May my exploration of faith be a blessing to others.

Friday, November 25, 2016

Catechism: Prologue III-VI The Who and Why

By U.S. Marine Corps Photo by Sgt Paul L. Anstine II
via Wikimedia Commons
If you want to understand the Catholic faith, then the Catechism is for you. Although it is primarily intended for those who are responsible for teaching the faith to others, everyone is encouraged to study it as a comprehensive guide to deeper understanding. It draws upon the sacred scriptures of the Bible, as well as the writings and teachings of the Church fathers and the magisterium (the Pope and the Bishops).

One of the most important things about the Catechism is that it is intended to be read and understood in its entirety. The Prologue says that it is an "organic whole." Everything within it is inseparable from everything else, and each article of faith should be understood within the context of every other article. This emphasis on "context", to me, is one of the distinguishing characteristics of Catholicism. The Church specifically warns against "cherry picking" scripture verses, for example. You cannot simply draw a single verse from the Bible and use it define your faith or your worldview. Rather, you must understand that verse within the context of the rest of that book of the Bible; when, where and why it was written; how it relates to the rest of the Bible; and within the wisdom we (as the Church) have gained over the millennia of studying it. To this end, the Catechism also provides a lot of reference for further reading and study, whether referring to other parts of the Catechism, the Bible itself, or other writings of the Church.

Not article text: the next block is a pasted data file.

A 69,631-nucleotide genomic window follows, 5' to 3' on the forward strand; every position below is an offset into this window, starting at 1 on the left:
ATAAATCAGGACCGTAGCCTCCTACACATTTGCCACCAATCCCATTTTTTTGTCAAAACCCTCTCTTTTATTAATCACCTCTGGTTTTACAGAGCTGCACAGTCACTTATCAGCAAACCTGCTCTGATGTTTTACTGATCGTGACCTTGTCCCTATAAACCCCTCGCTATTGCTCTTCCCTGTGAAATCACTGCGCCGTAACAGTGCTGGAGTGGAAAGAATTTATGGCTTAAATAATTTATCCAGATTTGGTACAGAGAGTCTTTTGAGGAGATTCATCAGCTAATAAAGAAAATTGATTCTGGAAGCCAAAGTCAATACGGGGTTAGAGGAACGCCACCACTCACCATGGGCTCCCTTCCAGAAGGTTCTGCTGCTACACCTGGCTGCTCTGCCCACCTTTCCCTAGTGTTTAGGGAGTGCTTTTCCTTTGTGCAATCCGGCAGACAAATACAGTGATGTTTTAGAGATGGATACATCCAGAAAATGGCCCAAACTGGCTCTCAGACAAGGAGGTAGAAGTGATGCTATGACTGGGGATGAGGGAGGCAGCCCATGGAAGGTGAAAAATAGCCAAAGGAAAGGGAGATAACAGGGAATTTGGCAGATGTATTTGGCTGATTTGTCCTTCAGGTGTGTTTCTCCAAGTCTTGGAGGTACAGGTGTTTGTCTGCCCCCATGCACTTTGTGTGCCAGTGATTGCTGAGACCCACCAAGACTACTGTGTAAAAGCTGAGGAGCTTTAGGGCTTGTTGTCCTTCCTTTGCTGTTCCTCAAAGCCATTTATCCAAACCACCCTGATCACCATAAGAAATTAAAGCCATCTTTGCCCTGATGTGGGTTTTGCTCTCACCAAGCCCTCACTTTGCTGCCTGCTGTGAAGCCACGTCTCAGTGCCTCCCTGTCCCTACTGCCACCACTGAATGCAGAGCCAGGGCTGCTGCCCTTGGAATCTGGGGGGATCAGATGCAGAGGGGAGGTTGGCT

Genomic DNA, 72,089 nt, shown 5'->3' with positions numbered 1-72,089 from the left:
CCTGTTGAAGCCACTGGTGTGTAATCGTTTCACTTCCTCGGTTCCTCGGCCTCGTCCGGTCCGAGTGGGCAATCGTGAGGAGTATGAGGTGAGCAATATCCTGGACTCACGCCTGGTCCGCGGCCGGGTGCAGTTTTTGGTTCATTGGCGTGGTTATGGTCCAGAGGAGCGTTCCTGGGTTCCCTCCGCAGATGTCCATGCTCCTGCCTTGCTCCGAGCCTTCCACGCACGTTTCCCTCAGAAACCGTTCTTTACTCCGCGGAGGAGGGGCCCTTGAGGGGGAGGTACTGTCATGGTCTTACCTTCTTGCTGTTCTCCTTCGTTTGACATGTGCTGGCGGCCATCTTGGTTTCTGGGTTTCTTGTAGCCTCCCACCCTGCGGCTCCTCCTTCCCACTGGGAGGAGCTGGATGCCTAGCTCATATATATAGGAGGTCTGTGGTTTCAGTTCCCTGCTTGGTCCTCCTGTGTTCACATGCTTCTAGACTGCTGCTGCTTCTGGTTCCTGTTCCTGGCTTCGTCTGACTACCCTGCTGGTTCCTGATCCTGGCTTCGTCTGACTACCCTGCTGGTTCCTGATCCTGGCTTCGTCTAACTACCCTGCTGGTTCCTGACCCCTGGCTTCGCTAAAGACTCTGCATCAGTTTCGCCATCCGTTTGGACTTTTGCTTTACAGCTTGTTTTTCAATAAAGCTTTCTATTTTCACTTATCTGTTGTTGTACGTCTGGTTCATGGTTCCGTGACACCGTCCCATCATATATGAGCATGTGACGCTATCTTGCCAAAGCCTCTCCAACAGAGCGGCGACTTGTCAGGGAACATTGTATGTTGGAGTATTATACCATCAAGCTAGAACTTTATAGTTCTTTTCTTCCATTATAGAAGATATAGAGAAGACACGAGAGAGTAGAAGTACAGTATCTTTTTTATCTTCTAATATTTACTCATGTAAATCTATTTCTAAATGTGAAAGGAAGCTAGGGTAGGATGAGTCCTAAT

By I, Jfreyre
via Wikimedia Commons
Beyond that, the Prologue also explains that the Catechism actually can't be "all things to all people." In Section 6 Paragraph 24, it clarifies, "By design, this Catechism does not set out to provide the adaptation of doctrinal presentations and catechetical methods required by the differences of culture, age, spiritual maturity, social and ecclesial condition among all of those to whom it is addressed." In other words, these various contexts will have an impact on each reader's understanding and that those who teach the Catechism must adapt their instruction according to the spiritual maturity of the student. These "necessary adaptations" enable the Church to be "all things to all people," as we are instructed to do in the Bible.

Finally, the Prologue reminds us, as St. Paul, does that above all of this is charity: "The whole concern of doctrine and its teaching must be directed to the love that never that anyone can see that all the works of perfect Christian virtue spring from love and have no other objective than to arrive at love."

Access the Catechism online.

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